International Francqui chair Brendan McKay

From early June 2019 till early September 2019, prof. Brendan McKay  (Australian National University) will be in Belgium as an International Francqui Professor. This chair is generously funded by the Belgian Francqui-Foundation. The host of Brendan McKay's stay in Belgium is the Department of Applied Mathematics, Computer Science and Statistics at Ghent University, in collaboration with the Computer Science Department at the University of Mons and the Department of Computer Science at the Université Libre de Bruxelles.

Brendan McKay

Brendan McKay

Prof. Brendan McKay obtained his PhD in 1980 at the University of Melbourne. Then he became Assistant Professor at Vanderbilt University until he obtained a faculty position at the Australian National University in 1983. The core topic of Brendan McKay's research is "computational graph theory" and he is the world leader in this field of research. His program “nauty” is part of practically every software system dealing with isomorphisms of graphs, his graph generators are used for research in mathematics, physics and chemistry and his mathematical results - often obtained with the help of computational methods - were published in practically all top journals in combinatorics.

He gave more than 60 invited talks, amongst them such prestigious talks as at the "International Congress of Mathematicians 2010". Furthermore, his articles (in total more than 200) have been cited more than 9000 times - which is quite unusual for mathematics - and he is editor and on the editorial board of several influential mathematical journals.

Though one may call "computational graph theory" the core topic of his research, he also obtained several important results in other fields of science and is famous even outside science for refuting the "bible code" claim. This research even resulted in several appearances in newspapers, on the radio and TV.


Inaugural lecture

A scientist's adventure in pseudoscience: the strange case of the Bible Codes


  • Tuesday 4 June 2019, 16h00.
  • Ghent University, Campus Sterre, Building S9, Auditorium A2.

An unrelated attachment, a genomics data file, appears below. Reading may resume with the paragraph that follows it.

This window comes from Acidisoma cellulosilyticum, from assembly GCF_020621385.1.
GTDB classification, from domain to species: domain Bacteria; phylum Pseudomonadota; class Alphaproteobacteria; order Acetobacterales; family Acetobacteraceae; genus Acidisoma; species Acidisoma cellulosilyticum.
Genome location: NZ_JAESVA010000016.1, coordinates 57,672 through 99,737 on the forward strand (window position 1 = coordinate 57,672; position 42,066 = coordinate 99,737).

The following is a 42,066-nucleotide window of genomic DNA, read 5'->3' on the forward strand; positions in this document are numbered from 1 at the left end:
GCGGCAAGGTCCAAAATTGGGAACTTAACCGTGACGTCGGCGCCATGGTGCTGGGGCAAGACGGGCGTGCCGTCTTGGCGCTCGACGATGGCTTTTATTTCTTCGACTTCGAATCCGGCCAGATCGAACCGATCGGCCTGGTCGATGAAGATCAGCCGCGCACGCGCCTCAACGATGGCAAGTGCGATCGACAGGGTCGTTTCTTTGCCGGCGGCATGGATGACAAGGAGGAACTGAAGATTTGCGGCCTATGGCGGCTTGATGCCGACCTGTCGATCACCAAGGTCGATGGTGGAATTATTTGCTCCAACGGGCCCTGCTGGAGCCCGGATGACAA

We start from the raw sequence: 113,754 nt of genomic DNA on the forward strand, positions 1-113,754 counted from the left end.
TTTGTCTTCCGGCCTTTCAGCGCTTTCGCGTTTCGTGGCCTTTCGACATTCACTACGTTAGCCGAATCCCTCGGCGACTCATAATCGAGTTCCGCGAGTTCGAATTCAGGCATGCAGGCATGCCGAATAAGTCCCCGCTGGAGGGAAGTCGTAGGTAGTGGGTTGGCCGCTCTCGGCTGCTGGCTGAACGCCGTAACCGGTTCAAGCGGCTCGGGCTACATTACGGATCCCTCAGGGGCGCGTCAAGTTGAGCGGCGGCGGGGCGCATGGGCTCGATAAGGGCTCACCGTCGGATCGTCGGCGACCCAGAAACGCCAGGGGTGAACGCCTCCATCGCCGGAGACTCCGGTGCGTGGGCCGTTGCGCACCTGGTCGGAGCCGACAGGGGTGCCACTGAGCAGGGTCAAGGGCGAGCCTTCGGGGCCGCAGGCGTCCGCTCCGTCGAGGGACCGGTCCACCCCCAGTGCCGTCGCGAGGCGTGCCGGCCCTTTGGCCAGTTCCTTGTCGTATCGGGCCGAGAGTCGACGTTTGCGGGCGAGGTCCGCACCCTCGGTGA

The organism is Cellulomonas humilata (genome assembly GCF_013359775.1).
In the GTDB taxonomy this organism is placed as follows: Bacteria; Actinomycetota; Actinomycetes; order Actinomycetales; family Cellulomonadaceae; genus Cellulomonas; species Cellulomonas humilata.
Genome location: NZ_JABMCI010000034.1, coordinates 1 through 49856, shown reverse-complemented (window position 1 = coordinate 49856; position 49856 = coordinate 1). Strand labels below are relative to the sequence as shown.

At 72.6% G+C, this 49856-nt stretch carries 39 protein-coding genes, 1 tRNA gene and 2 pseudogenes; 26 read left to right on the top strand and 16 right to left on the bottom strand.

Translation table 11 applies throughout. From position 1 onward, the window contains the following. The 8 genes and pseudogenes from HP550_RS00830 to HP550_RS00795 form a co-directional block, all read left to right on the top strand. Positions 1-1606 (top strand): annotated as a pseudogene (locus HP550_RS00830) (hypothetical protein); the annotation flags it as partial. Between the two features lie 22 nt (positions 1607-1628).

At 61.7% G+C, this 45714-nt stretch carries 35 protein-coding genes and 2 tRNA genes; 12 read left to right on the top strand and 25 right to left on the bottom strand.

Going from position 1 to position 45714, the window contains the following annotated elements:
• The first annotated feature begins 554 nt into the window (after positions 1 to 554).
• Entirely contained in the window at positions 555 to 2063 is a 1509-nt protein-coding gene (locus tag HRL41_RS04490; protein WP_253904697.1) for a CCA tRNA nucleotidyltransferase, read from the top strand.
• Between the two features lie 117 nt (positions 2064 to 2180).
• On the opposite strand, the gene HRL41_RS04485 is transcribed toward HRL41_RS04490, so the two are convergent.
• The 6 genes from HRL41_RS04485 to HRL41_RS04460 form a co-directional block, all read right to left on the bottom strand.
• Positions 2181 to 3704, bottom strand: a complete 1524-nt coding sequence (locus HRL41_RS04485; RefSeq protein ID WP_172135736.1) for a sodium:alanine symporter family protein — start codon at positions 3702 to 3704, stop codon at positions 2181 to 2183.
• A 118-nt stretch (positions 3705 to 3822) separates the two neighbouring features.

Krijgslaan 281, 9000 Ghent.
    Google maps
  • Download the invitation poster
  • The lecture will be followed by a reception, please confirm your attendance by 28 May 2019.


Register for the reception


A scientist's adventure in pseudoscience: the strange case of the Bible Codes

Over the centuries, many claims have been made of numerical patterns of miraculous nature hidden within the text of sacred writings, including the Jewish, Christian and Islamic scriptures. Usually the patterns involve counting of letters and words, or calculations involving numerical equivalents of the letters.

Until recently, all such claims were made by people with little mathematical understanding and were easily explained. This situation changed when a highly respected Israeli mathematician Eliyahu Rips and two others published a paper in the academic journal Statistical Science claiming to prove that information about medieval Jewish rabbis was encoded in the Hebrew text of the Book of Genesis. The journal reported that its reviewers were "baffled".

The paper in Statistical Science spawned a huge "Bible Codes" industry, complete with best selling books, TV documentaries, and even an adventure movie.

The talk will reveal the inside story of the Codes and the people behind them, from their inception through to their refutation.


Register for the reception


This inaugural lecture is the first lecture in a series of lectures that Prof. McKay will be giving at various Belgian universities. The full programme of this lecture series can be consulted below.


Francqui lecture series by Brendan McKay

  1. Graph generation without isomorphs

    Date: Tuesday 11 June 2019, 14h00

    Venue: Université catholique de Louvain

    Location: Euler Building, room A.002, Avenue Georges Lemaître 4 - bte L4.05.01, 1348 Louvain-la-Neuve